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Old 25th July 2016, 23:54   #423
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Default Re: The Royal Enfield Himalayan Test-Ride Thread

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Originally Posted by navin_v8 View Post
The fact that the Himalayan rider rode it for 90kms on the rear rim without tyre speaks a lot about his as well as the motorcycles endurance and build quality.
Post just says he rode 90kms with a puncture and does not quote he rode only with the rim without tire. If that is the case then both the rider and the bike can apply for Guinness Book of world records for this endurance or at lease Limca Book of Records for riding without tire but just rim. Boy that will indeed be a super build and they can explore little more and develop bikes without tires.


Quote:
Originally Posted by navin_v8 View Post
Also none of the marquees you've mentioned above offers their ADV Tourers in the sub 500cc capacity in India as of now. Once they start offering those is when the comparisons will make sense.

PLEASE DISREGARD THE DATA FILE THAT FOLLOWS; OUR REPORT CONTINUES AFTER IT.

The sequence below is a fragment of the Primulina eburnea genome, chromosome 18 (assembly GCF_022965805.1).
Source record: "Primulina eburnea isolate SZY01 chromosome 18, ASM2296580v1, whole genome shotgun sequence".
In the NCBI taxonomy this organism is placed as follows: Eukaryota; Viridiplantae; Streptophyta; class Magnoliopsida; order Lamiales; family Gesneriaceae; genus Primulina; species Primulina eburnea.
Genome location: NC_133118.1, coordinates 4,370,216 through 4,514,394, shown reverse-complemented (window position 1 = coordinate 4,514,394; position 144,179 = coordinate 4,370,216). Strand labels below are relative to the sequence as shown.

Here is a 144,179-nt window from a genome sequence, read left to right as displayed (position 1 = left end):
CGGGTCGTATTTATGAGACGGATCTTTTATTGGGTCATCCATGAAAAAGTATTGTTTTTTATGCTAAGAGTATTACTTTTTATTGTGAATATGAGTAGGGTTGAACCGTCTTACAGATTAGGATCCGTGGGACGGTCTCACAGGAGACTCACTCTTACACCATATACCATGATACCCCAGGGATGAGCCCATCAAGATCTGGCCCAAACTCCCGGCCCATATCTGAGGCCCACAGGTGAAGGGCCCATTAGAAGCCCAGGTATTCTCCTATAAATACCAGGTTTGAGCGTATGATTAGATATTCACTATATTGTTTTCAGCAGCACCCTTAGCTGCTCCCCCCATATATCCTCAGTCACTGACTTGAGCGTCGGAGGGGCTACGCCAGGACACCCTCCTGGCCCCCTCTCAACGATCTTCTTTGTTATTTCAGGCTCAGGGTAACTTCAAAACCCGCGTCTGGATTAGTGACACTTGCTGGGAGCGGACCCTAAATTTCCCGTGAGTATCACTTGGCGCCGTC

Not sure if you have scanned the market. It is indeed available. Only KLR 125 is CKD and rest all like KLR 250, 500 and other makes from Suzuki, Yamaha and KTM are available as CBU and many including CS Santosh use it. Visit his trails where he used to conduct training sessions near Hoskote in the outskirts of Bangalore and you can see them.

If you are from Bangalore then even Farid Yamaha motors do stock a few and you can see them and buy them if you intend to.

So bottom line ADV Sports bikes are available and if the company claims Himalayan to be a dual sport bike then it makes sense comparing them with that lot than road biased bikes.